System Temperatures

Tuesday, June 30, 2009

A lot of catching up.......

In the winter of 2007-2008, home heating oil sky rocketed to over $3.75/gallon in eastern Pennsylvania. That year we pre-bought our seasons worth of oil, but our supplier went bankrupt,and left us with-out oil in mid January. We then had to purchase oil at market rates, and our supplier had $2500 OF OUR PRE-BUY CASH! That began my search for a solution to break my dependence to the oil sheiks of Saudi Arabia, the Fat cats at Exxon, and become self-sustaining when it comes to heat and hot water.

We live on a small farm eastern pa, and have ample hardwoods to meet our heating needs. Of course the wood has to be cut,split,stacked and seasoned, but that is a lifestyle choice and another story. We have a 3000 sq foot house, and a 3000 sq foot outbuilding that we heat. Our goal was to find an efficient, clean, and practical system to meet our needs. The solution a GARN WHS 2000

The GARN WHS 2000 is a gasification wood boiler that stores the BTUs created in water. That water is then circulated to heat emiiters(Radient Tube and Base Board for our case) to heat the living space. You can think of the GARN as a heat battery that is charged by a fire in the firebox, and the charge is stored as hot water. Since the Boiler is a gasifier, it burns the gases emitted during the primary burn in a secondary burn chamber that can reach 2000F! The secondary burn results in a very effieciet and clean wood heating appliance.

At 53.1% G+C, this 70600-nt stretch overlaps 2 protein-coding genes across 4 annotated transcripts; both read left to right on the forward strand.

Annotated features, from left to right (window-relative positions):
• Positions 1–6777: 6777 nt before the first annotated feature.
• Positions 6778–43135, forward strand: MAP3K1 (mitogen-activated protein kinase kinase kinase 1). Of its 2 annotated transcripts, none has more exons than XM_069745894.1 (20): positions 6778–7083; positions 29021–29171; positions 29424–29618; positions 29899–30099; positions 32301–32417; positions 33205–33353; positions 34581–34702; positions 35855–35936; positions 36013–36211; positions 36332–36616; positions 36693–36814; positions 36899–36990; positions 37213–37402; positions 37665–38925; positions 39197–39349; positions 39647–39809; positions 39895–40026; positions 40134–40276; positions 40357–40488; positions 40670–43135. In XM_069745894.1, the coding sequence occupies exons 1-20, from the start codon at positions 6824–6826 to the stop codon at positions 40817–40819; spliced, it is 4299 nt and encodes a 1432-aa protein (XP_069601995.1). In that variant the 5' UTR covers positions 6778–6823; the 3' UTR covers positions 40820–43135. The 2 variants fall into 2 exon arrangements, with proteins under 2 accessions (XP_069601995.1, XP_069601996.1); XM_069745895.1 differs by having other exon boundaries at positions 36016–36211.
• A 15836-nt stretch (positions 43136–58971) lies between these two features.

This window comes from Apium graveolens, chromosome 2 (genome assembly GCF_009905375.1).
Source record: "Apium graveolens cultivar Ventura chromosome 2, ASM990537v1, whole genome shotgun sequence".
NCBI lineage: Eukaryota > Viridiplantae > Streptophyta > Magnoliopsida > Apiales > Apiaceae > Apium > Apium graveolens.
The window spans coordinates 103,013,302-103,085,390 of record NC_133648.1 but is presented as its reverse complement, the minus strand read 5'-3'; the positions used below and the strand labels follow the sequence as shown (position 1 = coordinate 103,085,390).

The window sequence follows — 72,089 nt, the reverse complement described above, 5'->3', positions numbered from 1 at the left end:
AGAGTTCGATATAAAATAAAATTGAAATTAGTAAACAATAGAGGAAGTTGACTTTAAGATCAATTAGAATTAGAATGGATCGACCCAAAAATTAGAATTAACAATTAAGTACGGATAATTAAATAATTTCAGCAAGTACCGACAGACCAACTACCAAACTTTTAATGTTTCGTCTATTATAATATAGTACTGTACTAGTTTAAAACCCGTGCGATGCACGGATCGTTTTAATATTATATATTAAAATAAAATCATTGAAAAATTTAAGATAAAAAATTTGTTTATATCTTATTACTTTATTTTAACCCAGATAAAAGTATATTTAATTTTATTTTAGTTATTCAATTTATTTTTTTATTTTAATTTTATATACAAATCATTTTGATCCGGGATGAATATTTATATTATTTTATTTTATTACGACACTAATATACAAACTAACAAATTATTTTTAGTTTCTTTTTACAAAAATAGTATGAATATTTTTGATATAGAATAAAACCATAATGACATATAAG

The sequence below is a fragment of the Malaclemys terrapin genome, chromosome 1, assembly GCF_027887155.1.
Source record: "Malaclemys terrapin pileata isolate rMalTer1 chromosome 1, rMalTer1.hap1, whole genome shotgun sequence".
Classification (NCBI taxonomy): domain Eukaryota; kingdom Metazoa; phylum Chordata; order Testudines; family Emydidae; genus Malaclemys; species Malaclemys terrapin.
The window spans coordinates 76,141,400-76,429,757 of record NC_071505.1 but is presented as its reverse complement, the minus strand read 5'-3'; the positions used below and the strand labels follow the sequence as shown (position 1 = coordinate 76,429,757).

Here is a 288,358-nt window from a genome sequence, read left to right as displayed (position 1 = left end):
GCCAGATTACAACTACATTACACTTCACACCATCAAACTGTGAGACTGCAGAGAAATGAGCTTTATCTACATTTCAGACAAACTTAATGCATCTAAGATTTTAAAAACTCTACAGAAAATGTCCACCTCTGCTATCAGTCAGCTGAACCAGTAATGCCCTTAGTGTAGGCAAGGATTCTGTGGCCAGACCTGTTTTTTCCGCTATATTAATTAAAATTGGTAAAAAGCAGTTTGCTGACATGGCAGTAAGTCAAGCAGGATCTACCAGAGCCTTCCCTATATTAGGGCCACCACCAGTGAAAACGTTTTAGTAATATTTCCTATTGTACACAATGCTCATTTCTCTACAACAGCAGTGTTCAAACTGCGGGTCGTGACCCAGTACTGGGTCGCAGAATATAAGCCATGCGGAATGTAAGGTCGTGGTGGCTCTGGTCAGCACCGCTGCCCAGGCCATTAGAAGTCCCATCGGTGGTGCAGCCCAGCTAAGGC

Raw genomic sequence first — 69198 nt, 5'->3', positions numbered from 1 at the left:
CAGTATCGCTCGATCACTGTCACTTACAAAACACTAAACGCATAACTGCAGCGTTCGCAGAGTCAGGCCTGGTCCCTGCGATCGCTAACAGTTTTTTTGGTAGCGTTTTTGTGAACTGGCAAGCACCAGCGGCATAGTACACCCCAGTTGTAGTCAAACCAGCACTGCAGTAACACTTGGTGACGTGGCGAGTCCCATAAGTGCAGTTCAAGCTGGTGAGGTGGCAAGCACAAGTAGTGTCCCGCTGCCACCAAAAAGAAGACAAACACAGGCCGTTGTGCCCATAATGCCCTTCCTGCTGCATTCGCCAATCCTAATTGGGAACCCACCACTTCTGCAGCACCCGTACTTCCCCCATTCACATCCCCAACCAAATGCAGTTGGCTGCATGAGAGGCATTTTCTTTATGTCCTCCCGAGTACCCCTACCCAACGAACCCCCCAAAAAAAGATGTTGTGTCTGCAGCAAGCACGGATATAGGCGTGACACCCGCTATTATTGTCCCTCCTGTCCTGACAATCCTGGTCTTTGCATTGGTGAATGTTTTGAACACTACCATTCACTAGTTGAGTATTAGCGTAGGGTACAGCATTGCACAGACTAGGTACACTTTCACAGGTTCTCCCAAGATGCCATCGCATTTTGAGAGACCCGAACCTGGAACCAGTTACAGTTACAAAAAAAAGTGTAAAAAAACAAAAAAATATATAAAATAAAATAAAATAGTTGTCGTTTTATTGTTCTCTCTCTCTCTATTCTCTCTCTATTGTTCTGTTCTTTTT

We purchased our GARN from This Warm House in Mansfield,PA. The folks at TWH, Mark and Walt were great to deal with, and very helpful in the decision making process. Early June of 2009 our garn was delivered, and the fun began. As you can see from the photo, this is quite a large unit. The bulk of the size is dedicated to the integrated water storage......2000 gallons to be exact. That translates to 1.5 million BTUs of stored heat when the temperature of the water is raised from 120F to 200F!

The unit is 10 feet long, 6 feet wide, and weighs almost 2 Tons empty.

The manufacture requires the unit be housed and insulated, so we had some design choices to work through.
  • Would we install in our steel building?
  • Would we build a shed?
  • What was the best placement for running the supply and return lines?
All of these questions, and more required some careful thought, so the GARN was placed in the outbuilding until we could finalize some of our planning.

We decieded to centrally locate the boiler between the house, and our outbuilding. That would minimize the length of the underground run for the supply and return lines. It would also not consume any floor space in our outbuilding. The downside of this choice is we have to build a shed, or "GARN BARN" to house the unit. But in the end we felt this was the best route.

More later!